• : 1. IX. TOL. IX. K*. Mi Whvto 9 «b OM. I ! SIX ^AGES. lOLl, tJUISAS, XOTKUSm 91, 1M7^TUE8DAT ETKXINCL MlEStMl BSDQKiNS SAYS HE is FT. SCOTT GDiOBID DOCTOR CHiMCb WITl MANSLAUGHTER. OF GRIME mSS REILIT SPOKE OF A FT. SCOTT COLORED FHYSICUN. BroAklBB* Heari^l TeUlft Set for Frlday- j [4iplkat «9 Sr. . WHMtoib ooooooooooooooooo o o o o o 9 o o. o o o o o 0 o o o op o o o o o o o o o o o o o o o o o as.: An ; Inqnest Allen eonntj, 20, 21, 28, 25, BeM,i C*(«neri •n tkeMy Uen, laltowed O THE VERDICT. O State'of Kang^ Allen Connty,..© O kiMen at lola, KUIMUk OBvtkb imjK of KoTeai' ber, IWT^.befdria ae, DsTld VT, , ot aM Connty, there l]rli« 4ckdi By tte Jnr^ •n wlNi^Baitt« are hereuto flBbwribetf: '"fee said Jarora «p«n ttieic M tkB, do aay, tkat . ease t* her tetemal heBMr< lUade ReUIr, deatli freia.w^ _ rhage Jtlw..reknlt •( aa abttr< hj TypfeoM •ym. ptABBi and we^Xaither belleTe IroailtlieiteBtlbdBir, tkat C. H. WheatAn maT tapUeated In kariaff the aMitlen pettoraied« and <w« hitUer betieTe that Mid abortivaWia the ranit of •t criminal operatloa per- feraed by a nkysielaa or pby. alcfauu resIdlQg in Fort Seott, KaMaa, or Kansas Clty^ Mis- soarl, or both. In tesUnioi^ whereof, the uM Jarora hlkTO hereaato set tketr hands tUa 2&th day of MoTeaiber, A^TDU 1M7. M. «. BOBINSOX. £. J. SCHWARTZ. J. K. FOU'ELL ' B. F. ROBIHSOX. W. A. WHEELER. H. HOBART. OOOOOOOOOOOOOOOOO •fHthia a few Wours after the above jfiHivtJmu bronkht In by the coro- neFia Jiay. In. thb Maude Reilly in- quat. tit. M. • Ol BhrnUnB. colored, ot Pott Scott, ^^aa iiiider arrest charged with first degree manslaughter in performing a criminal opera­ tion.upon the dead girl.' The Jury brought in the verdict early in the evening, but it was not made ptblie in order that it might not Interfere with t^e oOcera arresting th&' physician supposed to have performed the operation. Sheriff . Bollinger and Countjy Attorney Peterson wept to: Fort Scott on the evening Missouri; Pacific land going direct to the oOc0 of County Attorney Caldwell caused a warrant to be issued for the tolored doctor. The accused man was found alt his home. He was called otit of bed about one thirty this momiog; and the warrant read to binK In afew jminntes he had secured $3'^000 bon 1 for Iiis appearance Friday in justice coart. Says He Is lanoeeat This morning a reporter for a Fort Scott paper smifAit an interview with Dr. Brocddns but not with great success. Other than to aay that he QCV^ er heard of or san^ Mr. Wheaton and Miss Reilly, that be was entirely Innocent and pot in the least alarmed as to the results of the case, he refused to speak. Dr. Rro^ins is about thitry-five years of lage. in appearance is s typical colored ma i and is said to have considerajble pnbUce -among both whites and black i. There Is however, a differeiDC^ of o [linion as to his professional standing. Or. Orooktny ifiU be tried In Bourbon county wbere a Jury should be secured without ia great deal -of du- flCUll.V. i j . Evidenee Is WltkhcM. Just what evidence the oftieera have against D^. Brooklna la not known. The county attorney has admitted that be secured some Information of vital importance to the case in his recent trips to Kanaaa City and Fort Scott but declined to sUte what it wasi. This etldence was not sub-^ mittel to the Jo^. It is being withheld that it may be the more effec- Uve. Miss Reilly odd in her written sUtcment that k Fort Scott colored dorter was connected with the oper­ atloa. iShe told Mr. Peieraoa sne di« not kiiow What 1 lis nafiie was but that hJs nffice yaji about a block tram the hot^l. wheri^ she stopped, and around {the corner. Air. Wheaton could not be seen today iMitj aevera days ago he told a Reg ^ste): report) r that when the time came b «i wpnld. te prepared to answer the accnaation.' He expressed Intense raeret at the de^th of Miss Reilly and aaM that he was as eager aa, anyone thki the -matter be terreted oat la ber statemeit to County Attorney I^ermn..|as« 1 teiUy said Wr.-Whea- tonjhad been lery Und andi conatd- ' araie in his eoi idaetL toward her. will be noJeed that by the last ^ahss In the verdict proper, the local v#ihTsicianB; are enm;ra|ed from bav- T ^ng|faad anythhg'tD'do with the ertm- ;lbar operation. -WJiUe it,liaa hot been .Sieved to any ^taat that they were ^ isny way re naiuM» for the oper- their tfjmh ,wl|l be [gratified learning'^ jflMIhgjbt the JOITV --kmBaai^oae RAISE QUARANTINE tUNDAY. Humboldt EpM^niea Are Dyinfl Out j »yidiy> V (Humbddt Herald.) jUn'eas some c^uea of acarlet fever or diphtheria develop thia week the ban on public n^eetlnga will be raiai ed' next Sunday^. Since the schools and public mei^ga were cloned a week ago theret hw not been one eaae of either dlaeaee. in Humboldt As far aa the feubljc health la con- certied the quarantipe could be raised today, but ft was thought best since the lid was on to keep It on an^ other week and,/bus stamp out absolutely all traces pt the disease. The doctors report that there is not a ease In town, with the exception of the three'caaes which were reported before th> aehoo'a were closed. These cases ;are:< all getting well. Mr. Duty's family was let out Thursday. .; WILL READ P>^PER AN COM. GOVT. Frank Drenotnn: of "Topeka. Win be on Program of Municipal League^ R. B. CulltBon, -secretary of the State Municipal: League, received a letter today frpm .Frank Drenning, city attorney of;Topeka, in which he says that he will write a paper for the next meeting of the *MuniclpaI r^eague which will Iw held In Parsons some tlnief next fnoiith. on 'The Commission System of City Government." Mf. Drenning has made a thorough investigation of the commission plan of olty government havina: made a special trip to Ga'veston. Texr. and other large cities where this form of government Is In effect TO; TEST OAS FIELD. Ola Mea WSIirbrtll Well In the Becker Field. |0l, Wllljam Readfcker. O. W. Alcock. Robert Wrlgley;' and J. S. Detwiler are expecting to drill In a test gas well which is being lowered on their lease south, of the city and imraedl- atelv north of what Is known as the Rocker gas field; If the well la-teund to be a good one. It will mean that the Becker gas^ field extends north, and that the leases owned by those men are of great value. OUR WAY OPEN SUNDAY. Taylor Brothera: Have BooflM Popular Reataunmt. The Our Wajr reetanrant wi'I open again next Sunday. December 1st. A deal was cOnsnmmated late yesterday aftemoonj wherebv the restaurant which wont into, the hands of a receiver some time ago, now becomes the property of Tavlor Brothers, restaurant men, of Tul«a, Okla. Workmen are busy now making re pairs and getting tijings into condition for the'openlngr WANT NUMKR REDUCE Gov. Hoch Thinks Minimum Number of Men in iGuard Company Should be 40. • Topeka, Nov. ; 26.—Governor Hoch bas written a letter to the War Department at Watshliigton protesting against the recent ^ order providing that the militlft companies of the National Guard -must be recruited up to a minimum strength of K8 officers and enlisted men each if the state is to receive any more federal aid for Its national guai^ onder the provisions of the Pick- bill. He asks that the minimum be' reduced to 40 men explaining that.la the smaller towns 't is almost inipcM^ble to k^p the companies up to ^68 fniea. Several of the western states: will Join with Kansas In the Protest against the order. • Kansas haa been receiving approximately |6Q,fl0e a year from the federal government for the benefit of the national guanl. ilf the new order is enforced the jitaSe will hereafter get a much smaller jimount GRANTS TACKETT PAROLE. Sedkwiek County' Man Was to Serve Sentsnce for Bur^iMry. -Topeka, Nov. iS.-^-Govemor Hoch today grantM a-parole from the state penitentiary to W. ;H. Tackett of Sedgewick countjj;. Tackett has served seven years of a {en year sentence for burglary and {arceny. He has been a good prisoner and "good time" win enUUe him!tor toll discharge early hi 1909. : 6ITES ADTICB TO CABKEGIE. Tfllaaa Suggests That He laiport His Own ^tifneg. _ Atlanta, Ga., Nov- 26.—When Senator Tillman pasaJBd through this dty. In a alnterview h» aald: "Mr. Camdge has been quoted as aaylng: 'it Is no| what we "Uhall do wtth the negroes, fbut how can we get more of them.' f know of no man In America better l ^ed to get more <tf the negroes than Is Carnegie;. . He has amassed a great jbrtune tbrangh oar iniquitous tariff and Is finaaefaUly able to get all he wants. He is welcome to them. I . - "But In order- that he may fully understand the' nice, I siiBgest that he {import from Ati ;lca his Made lAen. then ke will- haveiitheB la thejorighwl undrSiaed state, {and may be enabled to •B«eBrtutf ^]ite tow-^Bodi the 8o«a JM'doMMftlisMiiraaid what riici iwo IT IS A HARD TA^ii ADJ. GEX. HUGHES HAS HOT HET DISTRIBl-TED REOnEMT FCHDS. BE6AR WORK ONE YEAR A60 |f,SOO STILL IN HIS POSSESSION TO GO TO KANSAS TOLVNTEERS. .Voney Came From GoTeraaient for Pay of Xea In Spanlsk-Americaii War—Amounts From $3 to fSOJ Topeka, Nov. 26.(Special). Adj. Gen. J. W. P. Hughes Is finding that Itils no small task to give away the $23,000 ! which his department is distribnting among former members of the Twentieth, Twenty-tlrat and Twenty-d «c- |ond regiments of Kansas Volunteer In fantry. He began the work of d s- trlbutlng the money a year ago but ^e still has approximately |4,500 in Ihis possession which he has not yet bden able to pay over to its rightful owners. It Is now thought probable Wat many of' the men entiled to benefit from the distribution of the funds Will not be found and that part of Che Imoney will remain In the possession of the adjutant general 's office Indefinitely. But under the law It niay never be paid into the state treasury. The money being distributed cofaiies from ^he federal government for the l>ay of volunteers for the Spanish- American war from the time of their enrollment until their muster into United States service. The men have already been i>aid once for this service and the distribution under way is A second payment In several states, the volunteers were paid for service between enrollment and muster from the state treasury. The federal government afterwards made an appropriation to reimburse^ the states but the supreme court held that he money so appropriated must be pKid to the men by the state and not placed in the state treasury. So the men In some states got double pays from the first appropriation. In oiQl .er that the volunteers might be treated alike a second appropriation was made for the benefit of soldiers from states where the men were paid but ok^ Kzuiaas was In thla latter claas. , Adjutant General Hughes aays that the men are scattered all over the world and that he has had great difficulty locating them and having proper vouchers made out.The amounts being liaid range from $3 to $50. BRITAIN'S FLEET TO BrRN OIL. Tank Stramrn Probably WIH Ran From Port Arthur, Tex., to England. London, .Nov. 2G.—The sailing of the [admiralty 's tank steamer Petroleum for Port Arthur, Tex., marks a new departure in the British navy, as It Is the first time that the admiralty has tried the experiment of importing I oil in its own ships. It is anticipated that the trip is the forerunner of a small fleet of admiralty tank ships, which will be continually employed in meeting the increasing requirements of the British' navy for fuel oil. Oil is ousting coal from the furnaces of the British Mosquito fleet, and a plan to dot the coast line of the British isles with oil depots, where torpedo boats may replenish their tanks, has been dedded npon by the admiralty. A fleet of naval tank steamers, which will bring the fuel directly from the oil shipping (torts is considered to be the cheapest land most satisfactory method of keeping these deiJots supplied. WILL PAY CASH SOON. Chicago Bankora Get FevoraWe Re- porta From the West Chicago. Nov. 26.—Direct reports to a Chicago aearing House from one himdred Western banks, encouraged the local bankers today to believe that a resumption of cash payments will be possible within a fortnight TO OUTUNE POLICY state's Attorneys Met to Plan foi^ the Prosecution of Harvester i Company. THE WEATHER. Forecast for Kansas: Fair ' aaid warmer tonight and W^neMay. Data' recoided at local olBce, U. 8. Wieather Bureau, today, yesterday, and a year ago: Yesfdy Yr. ago 2 p. m 64 46 4 p. m 64 43 ' 6 p. m s 57 « 8 p. m 53 , 44 10 p. m 41 47 IS midnight 41 47 Max. Temp 65 48 Min. Temp 37 41 Percipitatlcm. 7 p. m 0 0.43 Today Yr. ago 2 a. m 38 44 4 a. m 37 39 6 a. m 34 36 5 a. m 36 36 10 a. m 63 42 12 noon 60 46 Precipitation. 7 a. m. ..... 0 • 0.23 Judge Read Parts of Letters Foaad la Mrs. Bradley's Room In Hotel —Mrs. Bradley Sobbed. APPOINT DEPUTY ASSESSOR. Slate Tax Commission Has ent Liet- ters to County Boards. Topeka, Nov. 26.—The State Tax Commission yesterday sent circular letters to the Boards of County Cora- mlssionera In the 105 counties of the state calling attention to the fact that It will be wise to have special meetings of the Boards in January for the purpose of appointing deputy county assessore. Under the law county assessora must be appointed by the Boord^ of County Commissioners at the regular meetings in January. In counties ofmore than 25,000 population the meetings will be held on the flrst Monday in January, and an a regular meeting will also be held the Frst Monday In February special liieetings for the.Belectton of deputies may not be necessary. But In counties of less than 25.000 population regular meetings are held only once a quarter. As the deputies may not be selected at the same meeting that the county as^sor is appointed the State Tax Commission thinks that In th? smaller clasa of counties special neetlngs should be called as soon as the county assessors have been appointed and have taken up their duties. At these special meetings It will h? necessary for the county com- niissloners and the coonty assessor to .ilso determine the number of deputies that shall be appointed In eadt county. ' . SHOTJIIS RITAL. M^lliamshot "Pa, Nov. 26.—E. B. Shadle last night shot and fatally wounded Rosa Leparti who he claims he found in a compromising position with the formers* wife. Shadle declares he watched outside of his home last night.- saw Leparti go in. listened at the door, then ran in upon his wife and Leparti. After being shot I Leparti bareheaded and coatless, fought Shadle for possession of his pistol until both men landed on the sidewalk. Leparti will die. AFTER "UNCLE JOE" Topeka, Nov. 26.—A conferencp of the attorneys for the state regaiding the criminal prosecution of the Inter- natkmal Harvester'company, for TIO- latofo of the state ; anti-trust Uws. which is set for trial here la the district court of Shawnee county December 2, was held at the ofllce of At torney General Jackson yesterday. The eonferenee was tor the purpose of outlining the policy of ttie prosecution and no public aanounoeiaent has been made of the conclusions reached. Beside fAtttorney General 'Jackson and hi* regular assistants the attorneys for the state participating in the oonferenoe ;wer» Conner Attor Doy General C-C.; Coleman, of Clay Center, and Major A. IC Harvey, of Topefca. There are' serenty^lve oooats In the complaint against the Ihtemat- lonal and If eomletcd It la liable to a fine of flJUOO ob eadi count The ! criminal case a^aiaat the Intaraatloo: al Is entirely separate fram-tke-ooster prdeeediags agaliiat *tt. peadliir hi the Supreais eo«rt QK iRMir ut« for ThaakaiMaf at Tnlons Trge RepnUleaa CongrrsadieB to Defeat Ulm for Speaker. Washington, Nov. 26.—Labor unions are hot on the trail of "Uncle Joe" Cannon. They want him defeated as speaker of the house. Republican members of congress are being swamped today with- lettera from officers of labor unions of their respective districts, demanding that they turn down "Uncle Joe" and elect "some friend of labor" speaker. The unions making the fight are all represented In the national organisa­ tion of which Samuel Gompera la president Their lettera are so similar as to lead to the suspicion that the offlcera of'the notional organixa- tlon formulated them .or at least directed the line of thought to be used. In them, "Uncle Joe" Is iiaraded as an arch enemy of labor, a friend of plutocrat and a dictator. >^ The chief grievance of the unions Is that the speaker Is opposed to a national eight-hour law, an antl-lnjunc- tlon law, and helped to re-elect Congressman Littlefield of Maine against the wishes of union labor. It Is charg ed In the lettera that "Uncle Joe" stacks the Judiciary committee which bandies all labor bills, and that union labor can expect no legislation of a beneficial character from congress as long OS he Is speaker. Then comes the demand for his defeat The demand of the' unions has started the cold sweat on many congressmen who represent districts containing a big union labor vote, and they are replying very diplomatically. I Those member* who do not have ito cater to the unions are telling the labor leaden that "Uncle Joe" is gfr- Ing everybody a square deal now, ahd4 that the labor leaden are kicking be-' .cause they are not getting more than {a square deal. Host of the membera are replying however, that it Is a useless waste ot time and energy to start a fight on the speaker now. as he Is sure to be re­ nominated by acclamation at the republican caucua next Saturday, and will receive the full republican vote when the house organises Monday. The union leaden are Informed that no -reputable republican member wUl stand as a candidate for speaker In opposition to' Uncle Joe. Gen. Sir Edward Coivllle Dead. Londtm, NOT . • 26.—<3aBeraIj^81r Bd- ward H. CoIvUIe/ one of the ttaaaia generals recalTedfhm' South Afl^ during the Boer wacAoias to dtas- tera aastalaed by troiap* at hla coa- naad. came to fete death ^yaaterday llB as aatoBohlla EXPERTS ON STAND PUtSICIANS TRY TO PBOTE IBS. BRADLEY WAS INSANE. CR.WDS WERE IN COURTROOM DR. ETANS TOLD OF CRUELTY OP BROWN TO PRISONER. Washington, Nov. 26.—The battle in the trial of Mrs. Anna M. Bradley, charged with murdering former Utah Senator Arthur Brown, in this city, was well lauqcbed today when the de­ fence placed on the stand Dr. Britten D. Evans,-of a New Jersey Hospital fof the insane, to corroborate statements mode yesterday by Dr. Barton of this city, that Mra. Bradley at the time of the shooting of Senator Brown was insane. The district attoroey was aided Jn his questions by Dra. Smith, Ely Jelllfoo. of New York, and Edward M.^Brush, of Baltimore. Dr. Barton's testimony of yesterday consisted very strong for the defense but the standing of Elvans as an expert in cases of tills character and the feet that he teaUfled in the Thaw eaae was sufflcient reason for attracting more than the usual crowd to the court room. Wbmen were again much In evidence. Dr. Charies O. Hill, of Baltimore, an expert, was called. He showed on the date of the shooting that Mra. Bradley was Insane and incapable of choosing between right and wron:;. On cross examination, be aaid, hi his opinion, she intentionally shot Senator Brown, but her state of mind was such that in her aberration she believed she was doing the right thing as diatlnguished from wrong. Dr. Evans then resumed the stand. His testimony was dramatia He spoke sympathetically of Mra. Bradley and referred contemptuously to Senator Brown for his ill-treatment of her. all of wbieh, he said, had preyed on her mind and unseated her reason. He deelCred that Brosrn. by Ms own hand, had destroyed children which he had begotten. His \ reference to the Senator was so pointed that Jus tice Stafford admonished him that Brown was dead and could not answer for himself, and further that Brown was not on trial. Evans was not cross- examined. Judge Powers then read extracts from torn lettera of Mra. Bradley found In the hotel, expressing love and devotion for Brown. Mra. Bradley sobbed and wept and nearly fainted. At twelve-thirty a recess was taken. LAST OF BELLE SLATER CASE. Daauge Case Was Once Tried la lola. (Chanute Sun.) 'With the adjustment of a claim for attorneys fees the ' damage case of Belle Slater is closed and passes from public attention. The original case was one filed in Girard in which Belle Slater asked $10,000 dainages of B. C. Redlon, a wealthy resident of Kansas City, for alleged hnproper advances. H. P, Farrelly. of this dty. was the plalntifTs lawyer. At the first trial the girl received the full amount asked, but a change of venue was taken to lola on an appeal. Before coming to trial the case was settled out of court. • Redlon met Belle Slater In 1905 and took her to his home In Girard, Kas. It was shown In the trial of the damage suit where he lntroduced~h4r aa his niece. She sued for 910 ,000 and secured a Judgment for that amouOt at the flrat trial. The eaae Just settled was a claim forfor fees by J. C. Uttick, of Kansas City, who took a number of depositions from acquaintancea of the girl and forwarded them to Redlon. The later agreed to pay him $150 and last week Judgment waa rendered for the attorneys favor, giving him I7S.90. FOR MAJORITY RIGHTS HaaiboMt Boy AakB to TraaMCt His Om BBsla«i8. Henry Knhn. the young man to whom Dr. Karl Voegtle whos death occurred some time ago at Humboldt left hla property, has applied to the district:court to have the rights of his majority conferred upon him that he may transact hla personal business. : Dr. Voegtle left a drug store and other projierty to young Kuhn. The young man la but nineteen yean of age and therefore asks the court C» grant hfm the rights of majority so Car as permitting hlin to look after the business. Kuhn attracted no little atteaUon while he was In the dty today. He was raised-by the old German doctor who insisted that he dress aftei^ the youths of the Vaterlaad. Knhn Is quite tall but was dad in a ^Ited coat and knee pajitsu Several Humboldt people aeeorapanled Uut here. •iNOII BOMBALIER BKTTRR. WadUgtoa. NOT . SCr -flenor Boni- haUer. aetlBK diahaellor U the CotMui legatiai. who atteiapted suldde laat aliM .-i»^i«atlaK easy thla nonlas fClli opMM ttatrka wfll ] EXPLAININQ NEW DUTIES Btata Tax Commieaion Handa Lettar* to County Topekai Nov. 26.—The EUte, Tto Commlasion yesterday began mklUiic out to the various counties printed Ip- Btractioas to county assessora and their deputies regardtaig their duties under the ned tax law. The Instme^ tlona, which are in pamphlet form, are very explldt and the use of the various blank forms prepared by tl^ Commission are fully explained. Something of the idea of the Tax Commission regarding the importance and responsibility of the work of the county assessora and the manner in which they will: be dealt with by the commission may be gained from the following paragraph In the Instrn^ Hons: • . "Being the responsible head of the work in this county, the county a^ sassor must assume any duty which may seeni necessary to make the law operate effectively." It has bean suggested that the law does hot require much from- the county assessors, br.t to the j Commission it seems that he will bie the faaj-dest worited officer of the coiintyi) that is upon the assumption that he will be assiduous in his work, and If ha Is not he should either resign thj; Office or be removed therefrom. TOPEKA AUTO STOLEN. Man Entered Garane at Night and Ran Car Out Topeka, Nov. 26.—An autompbila valued at $1,700 has been stolen from the garage of the Kansas Automobl^ and Supp'y company here. The. thief foreed Ws way Into the garage lab* last night managed to open a door from the inside and ran the car oitt. Clem Ferguson, alias Meyere, a* former employee of the company, js^aus- l>ected and it is believed that hd has eone to Kansas City with the antbmp- bile. The offlcera at Kansas City are searching the gon^es there for the stolen car today. PARDON FOR TINKLER. Saline County Man Released From Serving Five Year Sentence.. Topeka, Nor. 26.—Governor Hoch today granted a pardon from the state penitentiary at Lansing to Jess^ Tinkler of Saline county. Tinkler: has been at Lansing since MarehJ .1305, serving a five 'year sentence under conviction of rape... Tt haok since .developed that the girl in the case IUB ot bad character and the petition for Tinkler's pardon was one of the stroneest ever presented to a Kansas executive. Judge Rees of the district court. C. 'W. Burch, couqty attorney of Saline county, eleven of the Jnrore who found the verdict against Tinkler, and hundreds of represenialive citizens of Saline county indorsed^the pardon application. WILL CASE TO A JURY Topeka. Nov. 26.—(Special.)—jflea. sational charges were made here|ye»< terday by H. H. Tucker, Jr, fo^ner manager of the Uncle Bam Oil oon*^ pany, and Albert L. WUson, Ua a^ torney, against J. C. O. Morse, rajcelT- er fdr the Uncle Sam Oil' company. In a bi'I of exceptions filed before Judge Z. T. Hazen, the referaia la bankruptcy. The spedfic charge nadd against Receiver'Morse Is that bejaoid:.^ tar. a by-product of an oil r^nery. at^^ a less price than he had been wTfer.^ ed for it by other parties. -The | sate of tar was made to C. Staniiard.^ of.Emporia, the price being $7.000i. Tucker claims that the tar j waa worth more and that Morse was offered $15,000 fbr It. The Identity oT the persons claimed to have maide th» $15,000 offer Is not disclosed. I Exceptloiui were also made to Uia Action of Receiver Morse'bi ^hlrlnc C. M. Wllliatia. of Hutchinson, sis bCi attoraey, and the statement hiada that Morse's bUl for hta service ia $10,000. and that he will ask for ^000 for 'Williams. Both Morse and I'Wlll- iams deny having dedded to ask for any amount. It Is slao dafaned| that Mt-rse paid Thomas McDonongii a salary of $100 a month when ougfa's services were not worthj $10. Numerous other similar chargea of mismanagement were made and Tnelc er in an interview said: "Altogether. we have paid claims amounting to $57,000 out toUl of $85,000 while the f< ere crying "Hoi. save the st ers' Famous Rohrbaugh Action Not Passed on By Judge. The famous Rohrbaugh case, which was tried at the last term of ccmrt and which resulted in a hung Jury, will be submitted to Jury again at the January term. The question of whe ther the case should be tried again to a Jury or the points involved be passed upon by the court, canie up today before Judge Fonst for a ruling. The court decided that the case must go to a Jury. The case is one of the most. Im portant that has come up in .Alien county for some time. It is a suit to set aside deeds made by Samuel Rohrbaugh. a wealthy Ottawa cittaen, now deceased, to relatives; TTie property In dispute is valued at'Eome thing like $150,000. When the case came up todays the court 'room was full of attorn^* Interested In the ease. The matter of submitting the case to the coiirt or to another Jury was argued at length. NEW YORK MAY YET BE DRY. Prohibitionists Encouraged by Rtsults in Alabama and Georgia.; New York. Nov. 2S.—Cheeked by what thev believe the beginning of the greatest temperance reviVid the country has ever seen, the Prohibi tiopists of New York are planning a crusade to move the state into' the "dry" column. If Alabama and-Georgia can be tnraed to Prohibiti <6. why not New York, they say. GOOD YEAR FOR SKYSCRAPERS. New York Has Granted Fiftv^pa Pe^ mits ^ince January One^ . New York. Nov. 26.—The year 1907 has been a banner year fbr sky- screpera in New York. The ^«^n!s of the building department shQW; that batween January 1 and Octbtier 1 there were fifty-one permits ^ iasoed for buildings more than ten .stories high. In the same period of 1906 there were forty-elsht pennltsrtisned fbr sodi huBdiags. JOSEfH MYER OKAE& Well Known Motorfat Kilted bi' Wrack New York^ NOT ! M.-^aoepfeijreyer, the motorist vraa today moEail ta death in hla ear In a rear ead conia- •km oT two anh-way trains W the broBg. The tn_SKkfA fire ^ad two hodrad paale jKHdfcea^^ far • tin eitti^'V- .Harcnllif-varai GUT niCE OF m GHABGB XADB AGAnr£|T BICEIT* ^ ER HORSE OP U. S. OIL COi V S MORSE' HAS FlUD A REi ^n SHOWS THAT COMPANY IS NOT Jt ^ PAYING PROPOSITION, ,3 Salt wni Be Fongh| OH Greuda That 'M Hone Refased |is^ Offer aai , Sold Tar f« |7,«0gi. \ ; ( have been piling up eo^ Vt\'~^ •oit- • j S30.00flr for their mla»manageiae^t.ai^^ January i all c'aims wHIbe pdid lii:^\>^ fall. I am going to show the^ fel;- losw np^-Rightmlre. Hulvane. AllaC. ^ the United States district atto^eg"^ lOfflce. and all of them. I am going to show that there was' a division jinadis and these fellows whacked up.j Tba district attorney's office had a iriiara' s-j In It" ^.["f Milton Brown yesterday filed an . J exceptton to the declaratk>n that rseiebel was legally elected trustee oC :CI the Uncle Sam company but -JodiBBi " ji Hazan reserved Judsment on the MEL' I'-j^ afternoon - ReoelTar report covering htf During the Morse filed a. . management of the Uncle Sam.'praih '^'4 ortles aa receiver. It show^ that ffewV '^i Unde Sam company Is nof a paylagr l?! oroposition. During a period of aht. || months, under the recdverehip, tbaf' % recelnts of the comiumy were iK* SS8.16 and the disbursements |Er>-' K«s..%. The recelpU from the aai«.~r of'erode and refined OH ;amounted'to:. approximately $5,000 a month. Labor' aeonunts swallowed uu the greater portioB of the amounts'reeelvM. , (. ANOTHER FREE CONCERT. Eberly Concert Company WM ha at M. E. Chureh Tomorrow Nigitt. Eberif Tomorrow night the John Concert company will give a free cert at the PIret , Methodiat jdurdu The concert will be the third ol number of free lecture oonne woa- bera which the MethodUt dtureh^^haai declde<l to give thla 'winter. The BK i erly cotnpany conalsts of four arti^Al' John Gberiy. baritone singer; Ettirtft' Shonert. pianist: Bari Pfont^ vtollfeK-';^- at and Miss Myrtle M. Btltt, > B>M^ 1 soloist : The free conoerta w v given have been greeted by a erowil^ < ed chuivh and the Eberly eoopaap will doubtless be given the saaaa m ceptlon. I' HAS NARROW ESCAIE Open Switch NeJariy Caiisea Wrack aT •acratarya Trabi. Krasnoyank. Siberia, Nor. M.—It was learned here today that-thel trtift' on which Secretary Taft and kli pat^ ty are travding over the tamtlSBbm^; ian ridlroad from Vladtnistak to! MiWj cow had a narrow eseape. fRm Mac > wrecked yesterday at Chtta. * In front of the Taft train beet but an employee dliieoyered minute before the train eaoM chiaed the switch and k^ It proper rails. Had the train been thrown tm the siding It would kave craaked lato s' unmber of frel^t eara. 4 > SfMW Al One of the callings ot a . MK is to do gooA; The Hadster thatil U can aaaiat those who i of work to find portttona tkat be doing a (iMtidoal, ao coi at oneeTtlMTaaciatar wBl — rr-r-^-^-i until dna ioMcaiia gtren. pobUa ki att ^l nation winlai^nda thrda times t «• ae:| •Aaita^ -MMnlns are inrited h^ faki f advantajiM ftte iyportnalty. ' i'OitirdaFat t *Mlr jl*p *!P<!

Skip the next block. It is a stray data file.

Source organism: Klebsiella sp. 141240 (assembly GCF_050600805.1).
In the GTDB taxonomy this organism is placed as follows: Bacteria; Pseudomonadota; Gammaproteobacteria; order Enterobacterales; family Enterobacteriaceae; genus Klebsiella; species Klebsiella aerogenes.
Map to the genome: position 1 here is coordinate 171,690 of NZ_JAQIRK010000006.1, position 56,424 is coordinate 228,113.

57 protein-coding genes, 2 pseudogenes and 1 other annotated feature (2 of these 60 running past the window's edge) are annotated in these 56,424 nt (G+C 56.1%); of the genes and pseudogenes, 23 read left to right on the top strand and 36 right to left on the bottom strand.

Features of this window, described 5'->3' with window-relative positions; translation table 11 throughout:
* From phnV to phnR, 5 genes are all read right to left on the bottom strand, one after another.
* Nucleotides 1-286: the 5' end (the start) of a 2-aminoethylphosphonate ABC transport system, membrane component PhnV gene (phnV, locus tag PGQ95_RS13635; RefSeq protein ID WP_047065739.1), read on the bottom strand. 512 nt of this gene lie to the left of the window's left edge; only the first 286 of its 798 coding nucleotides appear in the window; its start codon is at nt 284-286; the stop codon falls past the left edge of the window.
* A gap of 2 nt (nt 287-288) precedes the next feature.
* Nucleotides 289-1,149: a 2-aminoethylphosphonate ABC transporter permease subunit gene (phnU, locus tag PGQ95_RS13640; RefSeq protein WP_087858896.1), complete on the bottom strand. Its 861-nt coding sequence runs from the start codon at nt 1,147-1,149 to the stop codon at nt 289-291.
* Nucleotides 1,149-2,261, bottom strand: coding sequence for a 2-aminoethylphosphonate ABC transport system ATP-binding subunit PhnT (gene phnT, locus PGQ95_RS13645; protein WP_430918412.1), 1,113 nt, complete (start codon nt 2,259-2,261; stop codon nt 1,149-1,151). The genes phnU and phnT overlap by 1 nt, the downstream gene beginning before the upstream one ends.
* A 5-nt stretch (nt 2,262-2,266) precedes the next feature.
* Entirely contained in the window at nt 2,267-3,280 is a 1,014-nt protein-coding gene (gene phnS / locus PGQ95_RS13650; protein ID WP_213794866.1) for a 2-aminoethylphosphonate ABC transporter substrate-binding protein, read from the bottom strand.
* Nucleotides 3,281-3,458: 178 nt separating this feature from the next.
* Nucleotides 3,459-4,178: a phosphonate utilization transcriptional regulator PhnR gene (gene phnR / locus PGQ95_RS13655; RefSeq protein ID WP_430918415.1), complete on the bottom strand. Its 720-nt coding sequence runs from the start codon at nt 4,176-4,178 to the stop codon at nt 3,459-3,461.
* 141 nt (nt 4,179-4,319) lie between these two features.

What members have found on this page

Get access to Newspapers.com

  • The largest online newspaper archive
  • 11,100+ newspapers from the 1700s–2000s
  • Millions of additional pages added every month

Try it free